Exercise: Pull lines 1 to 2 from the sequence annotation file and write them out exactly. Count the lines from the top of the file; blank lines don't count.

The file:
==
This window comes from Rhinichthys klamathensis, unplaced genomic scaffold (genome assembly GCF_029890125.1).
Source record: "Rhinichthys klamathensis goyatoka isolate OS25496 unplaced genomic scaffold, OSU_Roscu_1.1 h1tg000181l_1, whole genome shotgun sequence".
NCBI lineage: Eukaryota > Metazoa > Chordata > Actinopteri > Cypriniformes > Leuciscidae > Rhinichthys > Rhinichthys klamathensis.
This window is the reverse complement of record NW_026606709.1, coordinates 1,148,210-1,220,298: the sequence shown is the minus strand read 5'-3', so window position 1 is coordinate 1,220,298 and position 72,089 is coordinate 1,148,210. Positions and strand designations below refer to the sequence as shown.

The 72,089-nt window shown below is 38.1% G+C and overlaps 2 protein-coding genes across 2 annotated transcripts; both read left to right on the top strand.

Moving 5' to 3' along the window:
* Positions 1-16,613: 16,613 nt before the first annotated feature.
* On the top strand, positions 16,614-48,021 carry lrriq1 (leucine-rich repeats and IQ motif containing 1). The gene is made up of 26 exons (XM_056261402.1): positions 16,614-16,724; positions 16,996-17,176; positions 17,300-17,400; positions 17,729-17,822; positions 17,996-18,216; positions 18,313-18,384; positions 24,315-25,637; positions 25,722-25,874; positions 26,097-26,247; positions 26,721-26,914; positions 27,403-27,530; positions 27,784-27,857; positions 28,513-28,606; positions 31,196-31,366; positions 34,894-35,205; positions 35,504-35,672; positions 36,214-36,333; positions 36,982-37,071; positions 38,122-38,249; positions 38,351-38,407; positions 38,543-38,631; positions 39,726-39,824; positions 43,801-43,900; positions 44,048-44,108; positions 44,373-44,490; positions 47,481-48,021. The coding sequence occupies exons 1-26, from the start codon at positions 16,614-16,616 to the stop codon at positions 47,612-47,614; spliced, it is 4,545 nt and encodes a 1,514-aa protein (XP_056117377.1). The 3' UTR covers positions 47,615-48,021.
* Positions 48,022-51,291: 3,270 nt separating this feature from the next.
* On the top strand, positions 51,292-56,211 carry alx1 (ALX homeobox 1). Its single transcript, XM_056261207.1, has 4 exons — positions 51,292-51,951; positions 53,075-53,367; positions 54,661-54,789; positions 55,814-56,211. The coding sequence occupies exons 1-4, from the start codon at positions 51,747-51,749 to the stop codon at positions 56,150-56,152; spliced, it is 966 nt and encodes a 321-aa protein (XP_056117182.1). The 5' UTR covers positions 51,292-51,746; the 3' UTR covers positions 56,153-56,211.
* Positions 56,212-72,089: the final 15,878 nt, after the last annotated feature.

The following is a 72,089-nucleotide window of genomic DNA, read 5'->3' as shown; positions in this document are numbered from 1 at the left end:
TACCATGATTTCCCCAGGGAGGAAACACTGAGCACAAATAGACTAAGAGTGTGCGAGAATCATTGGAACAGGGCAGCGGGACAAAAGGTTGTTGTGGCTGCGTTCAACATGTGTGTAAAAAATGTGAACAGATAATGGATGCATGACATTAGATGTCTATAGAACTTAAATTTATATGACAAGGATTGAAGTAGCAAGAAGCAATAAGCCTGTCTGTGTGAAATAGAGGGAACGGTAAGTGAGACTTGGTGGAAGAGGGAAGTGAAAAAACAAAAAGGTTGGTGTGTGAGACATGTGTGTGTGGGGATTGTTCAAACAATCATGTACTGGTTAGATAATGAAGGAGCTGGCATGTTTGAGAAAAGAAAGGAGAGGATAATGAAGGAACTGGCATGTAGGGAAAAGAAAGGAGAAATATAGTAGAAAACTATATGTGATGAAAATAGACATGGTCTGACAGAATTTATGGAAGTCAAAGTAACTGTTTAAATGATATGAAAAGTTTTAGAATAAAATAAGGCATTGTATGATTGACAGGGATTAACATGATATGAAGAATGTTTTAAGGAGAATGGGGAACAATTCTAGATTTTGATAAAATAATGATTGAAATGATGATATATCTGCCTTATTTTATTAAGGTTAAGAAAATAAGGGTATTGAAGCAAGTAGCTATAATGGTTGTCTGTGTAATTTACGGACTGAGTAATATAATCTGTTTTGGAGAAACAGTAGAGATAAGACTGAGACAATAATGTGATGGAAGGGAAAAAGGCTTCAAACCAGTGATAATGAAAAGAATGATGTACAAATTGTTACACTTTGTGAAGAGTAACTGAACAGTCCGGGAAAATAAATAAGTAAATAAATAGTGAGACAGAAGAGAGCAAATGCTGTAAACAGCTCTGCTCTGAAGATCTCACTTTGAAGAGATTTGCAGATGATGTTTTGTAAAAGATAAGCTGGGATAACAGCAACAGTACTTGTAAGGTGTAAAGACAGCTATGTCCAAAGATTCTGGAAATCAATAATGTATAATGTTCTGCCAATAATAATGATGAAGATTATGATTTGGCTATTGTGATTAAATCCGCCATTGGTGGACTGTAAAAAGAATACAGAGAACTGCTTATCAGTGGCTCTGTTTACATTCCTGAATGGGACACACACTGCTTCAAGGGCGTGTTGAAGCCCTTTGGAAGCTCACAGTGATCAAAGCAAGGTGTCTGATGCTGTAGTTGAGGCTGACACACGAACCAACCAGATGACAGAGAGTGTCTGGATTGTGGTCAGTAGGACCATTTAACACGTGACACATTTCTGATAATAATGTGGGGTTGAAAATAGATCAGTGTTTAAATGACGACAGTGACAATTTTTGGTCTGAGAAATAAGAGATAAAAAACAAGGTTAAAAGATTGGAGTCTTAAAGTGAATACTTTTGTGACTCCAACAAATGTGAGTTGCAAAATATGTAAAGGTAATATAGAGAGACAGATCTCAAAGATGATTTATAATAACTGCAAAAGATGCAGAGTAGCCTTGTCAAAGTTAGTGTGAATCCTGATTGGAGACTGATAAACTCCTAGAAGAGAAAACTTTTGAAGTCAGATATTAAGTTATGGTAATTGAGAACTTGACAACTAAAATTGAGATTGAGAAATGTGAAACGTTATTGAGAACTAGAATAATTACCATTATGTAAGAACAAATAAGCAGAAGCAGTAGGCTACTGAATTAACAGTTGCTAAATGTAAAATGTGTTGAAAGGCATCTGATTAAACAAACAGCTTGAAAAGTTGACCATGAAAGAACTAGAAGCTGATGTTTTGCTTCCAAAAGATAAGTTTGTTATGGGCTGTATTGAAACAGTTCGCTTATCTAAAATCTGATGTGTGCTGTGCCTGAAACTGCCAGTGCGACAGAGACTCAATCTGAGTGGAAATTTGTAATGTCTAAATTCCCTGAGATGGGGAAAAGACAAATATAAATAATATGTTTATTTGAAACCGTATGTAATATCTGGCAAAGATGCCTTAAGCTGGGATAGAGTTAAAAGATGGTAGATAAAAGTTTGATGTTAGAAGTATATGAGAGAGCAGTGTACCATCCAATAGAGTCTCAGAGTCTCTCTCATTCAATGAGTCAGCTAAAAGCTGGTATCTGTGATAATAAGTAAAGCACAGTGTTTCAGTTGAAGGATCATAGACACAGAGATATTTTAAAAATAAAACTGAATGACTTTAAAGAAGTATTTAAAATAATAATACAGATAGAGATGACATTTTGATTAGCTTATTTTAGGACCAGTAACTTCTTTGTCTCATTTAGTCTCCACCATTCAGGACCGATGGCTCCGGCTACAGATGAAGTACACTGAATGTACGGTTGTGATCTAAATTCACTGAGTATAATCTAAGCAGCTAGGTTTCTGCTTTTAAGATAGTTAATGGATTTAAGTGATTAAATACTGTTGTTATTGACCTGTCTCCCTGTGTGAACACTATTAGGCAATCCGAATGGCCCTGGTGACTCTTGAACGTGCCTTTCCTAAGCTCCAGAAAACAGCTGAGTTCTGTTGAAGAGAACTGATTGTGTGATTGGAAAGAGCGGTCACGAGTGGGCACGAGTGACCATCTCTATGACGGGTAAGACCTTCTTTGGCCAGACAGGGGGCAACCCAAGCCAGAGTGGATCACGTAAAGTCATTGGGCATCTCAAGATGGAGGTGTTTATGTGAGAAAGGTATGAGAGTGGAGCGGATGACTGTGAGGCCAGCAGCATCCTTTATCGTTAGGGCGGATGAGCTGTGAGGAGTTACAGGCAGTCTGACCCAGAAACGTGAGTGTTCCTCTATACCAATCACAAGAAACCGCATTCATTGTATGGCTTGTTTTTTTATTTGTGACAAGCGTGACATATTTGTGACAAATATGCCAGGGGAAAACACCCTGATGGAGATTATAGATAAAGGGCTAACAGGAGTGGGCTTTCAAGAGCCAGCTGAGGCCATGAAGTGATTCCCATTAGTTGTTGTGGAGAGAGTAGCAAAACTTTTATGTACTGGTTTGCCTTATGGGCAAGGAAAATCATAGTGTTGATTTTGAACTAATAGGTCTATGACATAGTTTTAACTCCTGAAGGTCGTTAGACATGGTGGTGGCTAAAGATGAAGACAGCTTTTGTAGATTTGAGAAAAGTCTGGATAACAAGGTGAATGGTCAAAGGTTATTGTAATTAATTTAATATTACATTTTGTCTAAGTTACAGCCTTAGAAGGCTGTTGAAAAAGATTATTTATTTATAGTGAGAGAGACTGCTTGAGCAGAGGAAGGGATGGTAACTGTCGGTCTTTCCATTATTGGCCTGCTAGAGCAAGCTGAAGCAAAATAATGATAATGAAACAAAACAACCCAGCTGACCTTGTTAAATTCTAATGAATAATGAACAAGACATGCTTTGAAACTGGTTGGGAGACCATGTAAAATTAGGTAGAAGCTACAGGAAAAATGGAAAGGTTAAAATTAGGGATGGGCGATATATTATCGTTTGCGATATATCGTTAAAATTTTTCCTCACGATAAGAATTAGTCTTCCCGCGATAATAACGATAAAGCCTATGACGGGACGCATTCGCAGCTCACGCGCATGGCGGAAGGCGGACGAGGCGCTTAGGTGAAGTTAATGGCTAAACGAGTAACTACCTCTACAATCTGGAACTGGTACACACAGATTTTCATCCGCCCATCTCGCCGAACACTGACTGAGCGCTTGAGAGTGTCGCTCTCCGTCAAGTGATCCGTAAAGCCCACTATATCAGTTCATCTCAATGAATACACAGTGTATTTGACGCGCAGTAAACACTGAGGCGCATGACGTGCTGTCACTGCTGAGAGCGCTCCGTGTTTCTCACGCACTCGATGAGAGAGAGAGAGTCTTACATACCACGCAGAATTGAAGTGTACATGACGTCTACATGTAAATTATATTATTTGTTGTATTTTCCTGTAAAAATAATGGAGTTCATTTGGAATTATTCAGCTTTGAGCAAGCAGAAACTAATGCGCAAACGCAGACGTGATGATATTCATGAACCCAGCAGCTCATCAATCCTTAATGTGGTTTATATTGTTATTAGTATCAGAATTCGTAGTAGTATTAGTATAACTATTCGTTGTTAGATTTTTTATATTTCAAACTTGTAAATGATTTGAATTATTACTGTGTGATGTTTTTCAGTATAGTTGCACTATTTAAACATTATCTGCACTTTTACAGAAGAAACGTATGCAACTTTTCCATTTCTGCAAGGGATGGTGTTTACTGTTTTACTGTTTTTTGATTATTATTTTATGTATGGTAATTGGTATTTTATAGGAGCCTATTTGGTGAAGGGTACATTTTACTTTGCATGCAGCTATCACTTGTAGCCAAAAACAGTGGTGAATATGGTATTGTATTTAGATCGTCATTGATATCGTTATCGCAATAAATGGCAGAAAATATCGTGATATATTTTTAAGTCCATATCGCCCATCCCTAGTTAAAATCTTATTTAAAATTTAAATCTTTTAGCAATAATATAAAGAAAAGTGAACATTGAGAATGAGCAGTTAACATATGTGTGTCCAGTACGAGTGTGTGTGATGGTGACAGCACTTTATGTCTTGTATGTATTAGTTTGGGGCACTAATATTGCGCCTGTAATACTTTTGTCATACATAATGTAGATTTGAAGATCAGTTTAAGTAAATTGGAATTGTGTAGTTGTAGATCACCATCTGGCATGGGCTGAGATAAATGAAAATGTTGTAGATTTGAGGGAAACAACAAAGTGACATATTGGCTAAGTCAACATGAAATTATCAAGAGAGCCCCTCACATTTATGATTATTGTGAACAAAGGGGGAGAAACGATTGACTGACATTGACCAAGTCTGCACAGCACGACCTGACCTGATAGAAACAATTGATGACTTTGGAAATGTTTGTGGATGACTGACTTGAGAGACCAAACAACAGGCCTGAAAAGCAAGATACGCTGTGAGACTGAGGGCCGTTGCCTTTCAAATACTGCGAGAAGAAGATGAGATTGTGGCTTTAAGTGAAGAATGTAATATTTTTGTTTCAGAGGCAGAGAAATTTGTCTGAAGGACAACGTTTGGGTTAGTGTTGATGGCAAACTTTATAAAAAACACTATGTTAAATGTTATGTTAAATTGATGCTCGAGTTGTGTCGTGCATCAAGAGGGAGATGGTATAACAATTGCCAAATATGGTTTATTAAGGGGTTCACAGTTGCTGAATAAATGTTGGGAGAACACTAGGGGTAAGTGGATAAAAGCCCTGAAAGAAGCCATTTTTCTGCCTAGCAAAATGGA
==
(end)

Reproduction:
This window comes from Rhinichthys klamathensis, unplaced genomic scaffold (genome assembly GCF_029890125.1).
Source record: "Rhinichthys klamathensis goyatoka isolate OS25496 unplaced genomic scaffold, OSU_Roscu_1.1 h1tg000181l_1, whole genome shotgun sequence".